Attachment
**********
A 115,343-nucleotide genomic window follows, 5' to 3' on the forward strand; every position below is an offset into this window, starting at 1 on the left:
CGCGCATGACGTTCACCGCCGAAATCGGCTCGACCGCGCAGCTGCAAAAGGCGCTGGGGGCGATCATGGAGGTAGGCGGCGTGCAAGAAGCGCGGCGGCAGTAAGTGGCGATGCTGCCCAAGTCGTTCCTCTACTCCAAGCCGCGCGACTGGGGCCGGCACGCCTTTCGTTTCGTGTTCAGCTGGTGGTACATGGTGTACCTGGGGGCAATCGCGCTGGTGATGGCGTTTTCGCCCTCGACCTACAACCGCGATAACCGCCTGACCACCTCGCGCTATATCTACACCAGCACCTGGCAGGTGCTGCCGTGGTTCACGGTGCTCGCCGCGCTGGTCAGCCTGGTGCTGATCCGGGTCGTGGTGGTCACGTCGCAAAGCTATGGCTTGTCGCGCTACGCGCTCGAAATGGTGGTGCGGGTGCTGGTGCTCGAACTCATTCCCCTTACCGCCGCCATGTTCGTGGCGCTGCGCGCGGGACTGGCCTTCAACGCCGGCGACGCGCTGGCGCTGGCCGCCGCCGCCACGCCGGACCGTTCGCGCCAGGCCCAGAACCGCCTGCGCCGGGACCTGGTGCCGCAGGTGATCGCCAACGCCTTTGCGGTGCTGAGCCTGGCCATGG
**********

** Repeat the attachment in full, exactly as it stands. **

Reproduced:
A 115,343-nucleotide genomic window follows, 5' to 3' on the forward strand; every position below is an offset into this window, starting at 1 on the left:
CGCGCATGACGTTCACCGCCGAAATCGGCTCGACCGCGCAGCTGCAAAAGGCGCTGGGGGCGATCATGGAGGTAGGCGGCGTGCAAGAAGCGCGGCGGCAGTAAGTGGCGATGCTGCCCAAGTCGTTCCTCTACTCCAAGCCGCGCGACTGGGGCCGGCACGCCTTTCGTTTCGTGTTCAGCTGGTGGTACATGGTGTACCTGGGGGCAATCGCGCTGGTGATGGCGTTTTCGCCCTCGACCTACAACCGCGATAACCGCCTGACCACCTCGCGCTATATCTACACCAGCACCTGGCAGGTGCTGCCGTGGTTCACGGTGCTCGCCGCGCTGGTCAGCCTGGTGCTGATCCGGGTCGTGGTGGTCACGTCGCAAAGCTATGGCTTGTCGCGCTACGCGCTCGAAATGGTGGTGCGGGTGCTGGTGCTCGAACTCATTCCCCTTACCGCCGCCATGTTCGTGGCGCTGCGCGCGGGACTGGCCTTCAACGCCGGCGACGCGCTGGCGCTGGCCGCCGCCGCCACGCCGGACCGTTCGCGCCAGGCCCAGAACCGCCTGCGCCGGGACCTGGTGCCGCAGGTGATCGCCAACGCCTTTGCGGTGCTGAGCCTGGCCATGG